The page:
The ABLE Act has allowed individuals with disabilities, and their families, to improve their quality of life and financial security. But, how do ABLE Accounts work, and how can a disabled individual create one? Here, the disability law advocates at The Law Offices of James A. List answer some frequently asked questions regarding ABLE Act Accounts.
Overview of the ABLE Act
The Stephen Beck Jr. Achieving a Better Life Experience Act of 2014 (ABLE) allows ABLE Accounts to be created by disabled individuals. While the recipient is the disabled individual, anyone can contribute after-tax income to the account—so long as the contributions of all parties does not exceed the federal gift tax exclusion, which in 2017 is $14,000. The accounts grow tax-deferred, and are tax-free if used for qualifying disability expenses. The Act’s intended purpose was to essentially increase the $2,000 means-tested asset limit for disabled individuals and their families, thus helping them boost their financial security while simultaneously receiving federal benefits.
Eligibility to Open an ABLE Account
There is an age and severity of disability requirement in order to be eligible to open an ABLE Account. An individual’s disability must have presented symptoms before the age of 26, and the individual must have “marked and severe functional limitations.” If an individual is already receiving SSI or SSDI payments, they are automatically eligible to open an account; those who aren’t will be eligible to open an account upon receiving a disability certification from a certified physician.
ABLE Account Asset Limitations
Individuals can deposit up to $350,000 in an ABLE Account in Maryland, but after the account carries $100,000, an individual’s eligibility for SSI benefits will be suspended. The benefits will be reinstated when the individual spends their ABLE Account down to under $100,000. Medicaid eligibility, however, remains even when an ABLE Account exceeds the $100,000 threshold.
Using Assets in an ABLE Account
As mentioned previously, assets in an ABLE Account cannot be taxed if used for qualifying disability expenses. This is defined as any expense that is incurred by the beneficiary of the account as a result of living with their disability. This includes a wide array of expenses, including transportation, housing, education, employment training and support, assistive technology, personal supportive services, healthcare expenses, financial management and administrative services, daily living expenses and other expenses to enhance the beneficiary’s overall quality of life. While beneficiaries do not need state approval to spend ABLE Account assets, it is advisable for beneficiaries to keep documentation of their expenses, should they be audited.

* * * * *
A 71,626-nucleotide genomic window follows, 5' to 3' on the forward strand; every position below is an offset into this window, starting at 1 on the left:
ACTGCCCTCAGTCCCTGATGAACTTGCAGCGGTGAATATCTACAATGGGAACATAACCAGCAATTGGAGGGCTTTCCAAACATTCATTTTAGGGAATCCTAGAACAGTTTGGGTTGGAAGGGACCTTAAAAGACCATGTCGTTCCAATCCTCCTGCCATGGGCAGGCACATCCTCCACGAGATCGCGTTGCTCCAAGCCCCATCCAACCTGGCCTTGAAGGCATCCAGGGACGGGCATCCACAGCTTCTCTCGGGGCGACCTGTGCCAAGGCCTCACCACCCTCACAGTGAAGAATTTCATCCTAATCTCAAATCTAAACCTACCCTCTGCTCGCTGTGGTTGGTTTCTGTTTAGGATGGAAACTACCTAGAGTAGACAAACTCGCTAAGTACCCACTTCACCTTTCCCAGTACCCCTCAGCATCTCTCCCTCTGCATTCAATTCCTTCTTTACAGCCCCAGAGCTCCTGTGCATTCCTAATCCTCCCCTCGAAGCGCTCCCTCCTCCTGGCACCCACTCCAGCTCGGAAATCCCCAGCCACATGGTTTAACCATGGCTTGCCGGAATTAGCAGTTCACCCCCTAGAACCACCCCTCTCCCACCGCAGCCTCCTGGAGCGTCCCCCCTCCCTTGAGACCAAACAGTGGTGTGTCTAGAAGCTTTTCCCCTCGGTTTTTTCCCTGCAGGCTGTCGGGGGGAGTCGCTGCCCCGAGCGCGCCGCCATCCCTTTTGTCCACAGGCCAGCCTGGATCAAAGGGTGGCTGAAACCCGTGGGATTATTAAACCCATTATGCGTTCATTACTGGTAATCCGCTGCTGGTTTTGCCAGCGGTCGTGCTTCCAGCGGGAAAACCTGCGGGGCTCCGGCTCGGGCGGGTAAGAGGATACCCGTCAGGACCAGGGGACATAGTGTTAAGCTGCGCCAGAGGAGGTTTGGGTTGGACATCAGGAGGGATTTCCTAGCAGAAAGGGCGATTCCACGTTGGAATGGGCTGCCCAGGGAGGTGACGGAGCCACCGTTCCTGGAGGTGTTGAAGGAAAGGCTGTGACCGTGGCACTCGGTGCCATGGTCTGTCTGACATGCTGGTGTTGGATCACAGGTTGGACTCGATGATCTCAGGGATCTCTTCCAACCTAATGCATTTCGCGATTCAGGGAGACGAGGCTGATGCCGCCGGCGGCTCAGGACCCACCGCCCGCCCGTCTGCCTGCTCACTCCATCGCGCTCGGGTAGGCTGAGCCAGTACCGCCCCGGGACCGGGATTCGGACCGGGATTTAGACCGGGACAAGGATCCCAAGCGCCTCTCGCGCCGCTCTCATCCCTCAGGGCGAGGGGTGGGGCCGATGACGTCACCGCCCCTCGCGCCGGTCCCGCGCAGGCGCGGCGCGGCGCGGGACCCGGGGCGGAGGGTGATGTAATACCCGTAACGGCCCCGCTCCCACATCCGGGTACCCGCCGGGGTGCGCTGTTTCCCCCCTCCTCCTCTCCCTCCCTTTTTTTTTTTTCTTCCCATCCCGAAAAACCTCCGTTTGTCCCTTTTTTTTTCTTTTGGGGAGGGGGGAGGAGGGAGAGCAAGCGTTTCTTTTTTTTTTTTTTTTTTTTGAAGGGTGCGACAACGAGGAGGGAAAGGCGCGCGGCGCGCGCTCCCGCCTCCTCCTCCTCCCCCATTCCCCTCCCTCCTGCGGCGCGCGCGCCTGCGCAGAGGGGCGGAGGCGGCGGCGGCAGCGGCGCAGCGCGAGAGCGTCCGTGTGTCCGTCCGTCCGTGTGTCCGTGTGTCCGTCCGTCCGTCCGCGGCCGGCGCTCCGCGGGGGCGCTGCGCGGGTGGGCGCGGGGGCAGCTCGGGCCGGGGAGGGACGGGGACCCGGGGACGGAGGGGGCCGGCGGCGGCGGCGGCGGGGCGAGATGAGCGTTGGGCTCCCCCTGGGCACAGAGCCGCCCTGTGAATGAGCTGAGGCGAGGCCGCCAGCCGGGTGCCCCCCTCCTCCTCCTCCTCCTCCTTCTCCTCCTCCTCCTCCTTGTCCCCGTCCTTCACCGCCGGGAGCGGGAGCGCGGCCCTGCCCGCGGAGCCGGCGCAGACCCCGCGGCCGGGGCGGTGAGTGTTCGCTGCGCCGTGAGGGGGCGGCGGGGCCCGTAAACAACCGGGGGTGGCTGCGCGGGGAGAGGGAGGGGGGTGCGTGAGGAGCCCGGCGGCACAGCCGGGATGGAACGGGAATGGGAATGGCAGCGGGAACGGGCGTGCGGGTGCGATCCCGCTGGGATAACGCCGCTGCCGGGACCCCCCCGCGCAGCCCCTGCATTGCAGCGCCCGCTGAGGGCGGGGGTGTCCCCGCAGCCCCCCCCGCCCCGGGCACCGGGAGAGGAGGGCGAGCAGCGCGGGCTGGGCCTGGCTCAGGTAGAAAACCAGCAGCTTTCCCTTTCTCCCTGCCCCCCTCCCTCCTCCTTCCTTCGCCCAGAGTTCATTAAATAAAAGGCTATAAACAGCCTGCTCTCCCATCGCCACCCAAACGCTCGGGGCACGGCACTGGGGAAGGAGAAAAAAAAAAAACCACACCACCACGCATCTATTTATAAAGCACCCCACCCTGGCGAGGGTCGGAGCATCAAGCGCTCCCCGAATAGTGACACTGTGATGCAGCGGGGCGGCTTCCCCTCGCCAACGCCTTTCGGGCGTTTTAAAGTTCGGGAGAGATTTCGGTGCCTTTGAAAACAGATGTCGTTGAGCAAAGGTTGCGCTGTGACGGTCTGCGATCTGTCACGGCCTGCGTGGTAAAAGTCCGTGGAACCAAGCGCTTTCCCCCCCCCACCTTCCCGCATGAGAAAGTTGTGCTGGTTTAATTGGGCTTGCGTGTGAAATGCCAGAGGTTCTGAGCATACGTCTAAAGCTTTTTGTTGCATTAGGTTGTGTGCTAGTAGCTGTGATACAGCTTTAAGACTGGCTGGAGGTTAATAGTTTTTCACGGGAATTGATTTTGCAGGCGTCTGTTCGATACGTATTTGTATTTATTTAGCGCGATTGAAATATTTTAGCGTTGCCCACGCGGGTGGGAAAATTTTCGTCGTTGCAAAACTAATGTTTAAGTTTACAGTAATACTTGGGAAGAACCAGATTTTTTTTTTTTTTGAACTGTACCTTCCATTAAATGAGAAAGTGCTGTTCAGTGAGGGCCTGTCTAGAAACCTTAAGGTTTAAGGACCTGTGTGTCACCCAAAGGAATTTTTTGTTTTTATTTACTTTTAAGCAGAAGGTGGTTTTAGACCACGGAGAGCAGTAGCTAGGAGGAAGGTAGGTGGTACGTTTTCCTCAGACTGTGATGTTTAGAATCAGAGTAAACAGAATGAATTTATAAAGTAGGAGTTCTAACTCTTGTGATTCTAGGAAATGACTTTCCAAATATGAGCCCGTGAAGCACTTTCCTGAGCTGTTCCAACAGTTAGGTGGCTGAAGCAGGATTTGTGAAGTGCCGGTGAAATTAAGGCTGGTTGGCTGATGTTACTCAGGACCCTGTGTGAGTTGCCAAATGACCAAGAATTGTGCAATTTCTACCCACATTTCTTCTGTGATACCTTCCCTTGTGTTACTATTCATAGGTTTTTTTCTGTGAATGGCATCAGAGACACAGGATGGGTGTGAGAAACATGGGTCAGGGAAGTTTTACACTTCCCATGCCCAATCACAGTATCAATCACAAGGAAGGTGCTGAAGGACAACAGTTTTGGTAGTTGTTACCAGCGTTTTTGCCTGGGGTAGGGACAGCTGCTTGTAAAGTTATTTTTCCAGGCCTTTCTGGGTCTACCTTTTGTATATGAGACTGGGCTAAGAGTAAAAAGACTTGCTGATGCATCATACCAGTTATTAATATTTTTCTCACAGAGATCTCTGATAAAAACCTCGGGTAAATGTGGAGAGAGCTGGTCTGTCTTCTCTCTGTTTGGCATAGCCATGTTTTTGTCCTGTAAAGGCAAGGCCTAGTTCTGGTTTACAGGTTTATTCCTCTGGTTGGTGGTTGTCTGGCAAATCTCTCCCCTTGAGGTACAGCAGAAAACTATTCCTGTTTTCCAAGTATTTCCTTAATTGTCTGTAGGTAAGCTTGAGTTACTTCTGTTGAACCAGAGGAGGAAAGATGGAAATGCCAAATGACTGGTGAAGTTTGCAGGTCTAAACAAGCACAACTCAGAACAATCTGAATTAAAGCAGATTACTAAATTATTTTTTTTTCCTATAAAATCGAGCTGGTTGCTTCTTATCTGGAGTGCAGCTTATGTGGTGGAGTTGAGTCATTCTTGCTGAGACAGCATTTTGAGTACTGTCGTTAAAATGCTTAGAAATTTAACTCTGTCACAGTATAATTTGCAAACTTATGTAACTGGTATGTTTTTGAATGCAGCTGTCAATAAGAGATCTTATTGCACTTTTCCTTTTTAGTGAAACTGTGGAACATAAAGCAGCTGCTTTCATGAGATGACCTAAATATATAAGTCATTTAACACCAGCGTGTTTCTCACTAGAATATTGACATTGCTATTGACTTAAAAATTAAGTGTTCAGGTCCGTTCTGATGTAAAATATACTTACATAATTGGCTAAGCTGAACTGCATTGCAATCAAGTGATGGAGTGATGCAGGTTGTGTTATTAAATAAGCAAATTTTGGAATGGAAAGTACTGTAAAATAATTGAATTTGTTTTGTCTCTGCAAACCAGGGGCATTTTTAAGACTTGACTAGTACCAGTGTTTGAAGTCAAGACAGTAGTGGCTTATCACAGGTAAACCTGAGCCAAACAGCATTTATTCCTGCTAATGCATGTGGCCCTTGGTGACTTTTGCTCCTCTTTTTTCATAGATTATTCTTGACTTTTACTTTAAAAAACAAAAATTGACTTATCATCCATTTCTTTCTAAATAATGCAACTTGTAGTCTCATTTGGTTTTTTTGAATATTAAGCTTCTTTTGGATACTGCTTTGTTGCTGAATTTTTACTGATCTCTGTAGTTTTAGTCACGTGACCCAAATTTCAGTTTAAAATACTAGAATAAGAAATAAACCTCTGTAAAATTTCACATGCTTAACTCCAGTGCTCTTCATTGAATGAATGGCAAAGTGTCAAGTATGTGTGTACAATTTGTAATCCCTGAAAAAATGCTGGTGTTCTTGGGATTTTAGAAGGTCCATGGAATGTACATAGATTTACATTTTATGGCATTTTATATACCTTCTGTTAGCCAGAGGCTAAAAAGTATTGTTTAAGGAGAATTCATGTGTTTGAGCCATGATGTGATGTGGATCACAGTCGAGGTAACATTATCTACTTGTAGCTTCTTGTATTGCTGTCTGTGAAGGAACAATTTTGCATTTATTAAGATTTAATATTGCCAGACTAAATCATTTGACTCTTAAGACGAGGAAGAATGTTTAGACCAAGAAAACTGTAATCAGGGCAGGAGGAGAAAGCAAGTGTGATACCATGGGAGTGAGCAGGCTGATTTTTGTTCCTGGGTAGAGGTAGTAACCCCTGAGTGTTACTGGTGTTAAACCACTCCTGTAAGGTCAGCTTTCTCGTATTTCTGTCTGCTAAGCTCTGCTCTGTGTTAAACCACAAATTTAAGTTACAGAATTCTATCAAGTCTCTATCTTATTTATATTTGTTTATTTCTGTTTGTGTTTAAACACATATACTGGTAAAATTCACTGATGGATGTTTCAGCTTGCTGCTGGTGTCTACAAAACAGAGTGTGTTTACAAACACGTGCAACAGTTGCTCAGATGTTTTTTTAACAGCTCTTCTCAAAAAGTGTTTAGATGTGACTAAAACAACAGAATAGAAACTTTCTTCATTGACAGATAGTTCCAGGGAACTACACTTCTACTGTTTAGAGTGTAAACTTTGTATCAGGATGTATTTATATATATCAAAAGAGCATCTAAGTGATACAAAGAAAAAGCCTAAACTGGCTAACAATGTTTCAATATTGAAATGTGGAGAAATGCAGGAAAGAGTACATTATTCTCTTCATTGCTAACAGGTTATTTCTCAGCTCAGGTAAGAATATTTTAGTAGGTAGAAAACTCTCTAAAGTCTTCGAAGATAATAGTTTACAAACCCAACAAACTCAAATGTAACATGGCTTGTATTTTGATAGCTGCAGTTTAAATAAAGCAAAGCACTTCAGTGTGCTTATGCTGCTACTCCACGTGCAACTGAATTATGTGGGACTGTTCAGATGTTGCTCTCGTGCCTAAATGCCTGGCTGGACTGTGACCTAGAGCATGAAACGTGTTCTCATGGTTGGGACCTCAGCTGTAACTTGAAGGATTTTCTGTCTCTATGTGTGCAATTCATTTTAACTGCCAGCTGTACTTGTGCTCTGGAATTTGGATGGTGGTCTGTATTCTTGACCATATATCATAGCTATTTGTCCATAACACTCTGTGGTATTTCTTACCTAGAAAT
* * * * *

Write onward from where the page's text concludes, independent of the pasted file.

Structure of ABLE Accounts
Qualifying individuals are allowed to open an ABLE Account in any state that offers the program, regardless of their current residency or home state status. Each state’s ABLE Account program varies, and different investment choices, fee structures and costs exist, so it is advisable for eligible candidates to carefully research the programs in various states to determine the one that best fits their unique needs. A legal advisor can assist individuals and families in completing an application to open an ABLE Account.
At James A. List Law, we are dedicated to helping disabled individuals have access to and receive the benefits they need and deserve. Let one of our dedicated legal experts help you open an ABLE Account—contact us today for more information or a free consultation.